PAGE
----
Most religious people find that their faith enriches their lives. I’m sad to hear that you feel you’ve lost this possibility. The wisest, smartest and most compassionate people I know are almost all religious, and not necessarily the same as my religion. I can only imagine what happened to turn you away from truth toward nihilism. : (

Roger A. Sawtelle - #34817

October 15th 2010

Now Papalinton,

What kind of response is that?  To question my integrity when I say that I believe in God.  Just because you don’t.  You know better than that.

You say that seeking the meaning of life is tilting at windmills and the meaning in life is the struggle for survival which is in our genes.  I take it that you believe that life is inherently irrational.  Is that true?  Is that why the Harverd student commited suicide?  Is atheism irrational because life is irrational?  Is science irrational because the universe is irrational? 

If it is irrational to think that life is without meaning, then it must be rational to believe in a rational God, Who created a rational universe for rational human beings to live rational lives.  If you can’t understand that the existence of God is not dependent upon humans, but existence of humans are dependent upon God, then what can I say?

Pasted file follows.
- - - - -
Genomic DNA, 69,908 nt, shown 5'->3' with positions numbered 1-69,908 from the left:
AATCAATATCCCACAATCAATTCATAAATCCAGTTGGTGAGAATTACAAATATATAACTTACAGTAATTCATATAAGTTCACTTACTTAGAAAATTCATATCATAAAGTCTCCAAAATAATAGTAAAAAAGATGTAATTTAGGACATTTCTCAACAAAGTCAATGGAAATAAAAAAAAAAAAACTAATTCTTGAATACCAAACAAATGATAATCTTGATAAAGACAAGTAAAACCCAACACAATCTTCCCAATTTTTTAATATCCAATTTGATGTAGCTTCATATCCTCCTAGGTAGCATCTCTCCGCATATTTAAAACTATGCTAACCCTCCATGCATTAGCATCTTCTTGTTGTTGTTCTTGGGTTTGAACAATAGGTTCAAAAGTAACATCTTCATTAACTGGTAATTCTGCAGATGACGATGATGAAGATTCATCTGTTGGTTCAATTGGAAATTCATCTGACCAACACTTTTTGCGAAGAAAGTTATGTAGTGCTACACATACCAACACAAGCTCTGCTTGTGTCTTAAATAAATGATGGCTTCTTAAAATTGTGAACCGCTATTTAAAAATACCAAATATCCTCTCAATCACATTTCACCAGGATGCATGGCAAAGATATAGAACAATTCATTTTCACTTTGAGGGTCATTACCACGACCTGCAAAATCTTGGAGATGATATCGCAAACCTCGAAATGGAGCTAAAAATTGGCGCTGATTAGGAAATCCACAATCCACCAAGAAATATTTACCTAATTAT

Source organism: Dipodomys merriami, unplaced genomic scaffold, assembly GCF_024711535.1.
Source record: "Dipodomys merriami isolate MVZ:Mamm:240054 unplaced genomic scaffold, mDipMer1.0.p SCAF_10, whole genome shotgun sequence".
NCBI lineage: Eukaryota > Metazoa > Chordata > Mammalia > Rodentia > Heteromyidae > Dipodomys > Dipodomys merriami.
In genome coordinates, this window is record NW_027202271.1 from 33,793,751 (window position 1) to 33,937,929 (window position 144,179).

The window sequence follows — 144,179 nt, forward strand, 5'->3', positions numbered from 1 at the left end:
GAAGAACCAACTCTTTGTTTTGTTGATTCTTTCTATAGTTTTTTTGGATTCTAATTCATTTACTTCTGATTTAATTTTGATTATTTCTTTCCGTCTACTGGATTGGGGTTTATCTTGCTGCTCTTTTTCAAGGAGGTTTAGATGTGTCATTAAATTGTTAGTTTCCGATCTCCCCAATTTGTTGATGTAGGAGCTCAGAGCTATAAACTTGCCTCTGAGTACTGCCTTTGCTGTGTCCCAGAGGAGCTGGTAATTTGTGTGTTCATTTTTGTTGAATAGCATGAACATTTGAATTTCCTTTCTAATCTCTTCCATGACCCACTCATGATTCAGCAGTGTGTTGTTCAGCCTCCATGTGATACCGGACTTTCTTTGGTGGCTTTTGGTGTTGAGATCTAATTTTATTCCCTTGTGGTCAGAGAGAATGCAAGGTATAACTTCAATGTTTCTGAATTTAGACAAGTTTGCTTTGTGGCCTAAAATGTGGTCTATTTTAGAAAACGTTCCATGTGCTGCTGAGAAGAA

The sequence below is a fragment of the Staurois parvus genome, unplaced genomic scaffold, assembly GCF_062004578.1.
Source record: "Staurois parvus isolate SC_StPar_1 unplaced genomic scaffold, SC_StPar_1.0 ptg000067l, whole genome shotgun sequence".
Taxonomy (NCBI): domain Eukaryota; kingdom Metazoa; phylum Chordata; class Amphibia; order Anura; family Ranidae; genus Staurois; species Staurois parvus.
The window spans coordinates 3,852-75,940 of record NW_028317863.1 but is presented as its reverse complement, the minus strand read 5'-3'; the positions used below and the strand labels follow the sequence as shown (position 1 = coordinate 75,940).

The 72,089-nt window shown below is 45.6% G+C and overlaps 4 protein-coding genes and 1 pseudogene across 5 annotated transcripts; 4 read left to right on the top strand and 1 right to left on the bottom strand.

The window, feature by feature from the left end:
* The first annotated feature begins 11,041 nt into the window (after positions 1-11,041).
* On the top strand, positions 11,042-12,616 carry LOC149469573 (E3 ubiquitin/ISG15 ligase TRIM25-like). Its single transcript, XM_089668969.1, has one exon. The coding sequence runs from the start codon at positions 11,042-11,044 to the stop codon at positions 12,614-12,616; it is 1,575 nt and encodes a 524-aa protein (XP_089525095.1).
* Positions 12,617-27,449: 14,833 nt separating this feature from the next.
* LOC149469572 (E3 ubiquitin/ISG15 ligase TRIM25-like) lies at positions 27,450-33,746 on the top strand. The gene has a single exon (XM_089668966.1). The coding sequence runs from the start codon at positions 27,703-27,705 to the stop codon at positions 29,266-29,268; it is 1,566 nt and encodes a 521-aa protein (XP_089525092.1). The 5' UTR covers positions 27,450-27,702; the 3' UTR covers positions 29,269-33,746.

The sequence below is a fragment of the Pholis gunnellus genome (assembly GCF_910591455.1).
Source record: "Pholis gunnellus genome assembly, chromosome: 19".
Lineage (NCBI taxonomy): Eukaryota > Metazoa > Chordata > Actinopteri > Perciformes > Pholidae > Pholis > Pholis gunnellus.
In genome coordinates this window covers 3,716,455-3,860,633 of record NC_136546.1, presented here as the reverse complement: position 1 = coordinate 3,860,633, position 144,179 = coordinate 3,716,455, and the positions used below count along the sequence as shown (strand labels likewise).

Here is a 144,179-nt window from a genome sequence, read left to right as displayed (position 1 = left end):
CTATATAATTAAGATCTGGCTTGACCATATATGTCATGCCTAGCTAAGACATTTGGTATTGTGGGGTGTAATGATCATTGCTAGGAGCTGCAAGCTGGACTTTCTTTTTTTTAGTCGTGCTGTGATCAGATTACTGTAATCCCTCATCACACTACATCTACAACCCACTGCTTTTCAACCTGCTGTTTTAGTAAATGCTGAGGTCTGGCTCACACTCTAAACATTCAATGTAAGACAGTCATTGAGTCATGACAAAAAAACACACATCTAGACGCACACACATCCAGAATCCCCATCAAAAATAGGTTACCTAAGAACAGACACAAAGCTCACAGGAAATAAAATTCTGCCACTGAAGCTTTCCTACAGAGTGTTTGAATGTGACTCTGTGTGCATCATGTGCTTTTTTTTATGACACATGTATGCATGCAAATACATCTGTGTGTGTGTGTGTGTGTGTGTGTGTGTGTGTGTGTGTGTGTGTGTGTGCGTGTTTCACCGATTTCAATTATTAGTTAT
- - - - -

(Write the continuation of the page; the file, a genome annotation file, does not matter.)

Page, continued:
Paul R - #34884

October 16th 2010

In terms of people feeling threatened by non-literal interpretations of the bible, I would like to recommend M.Scott Peck’s book ‘Further along the road less travelled’ and in particular the chapter on ‘Spirituality and human nature’, where he describes 4 stages of spiritual growth (this being based on the work of James Fowler ‘Stages of Faith’). The following quote gives it some perspective: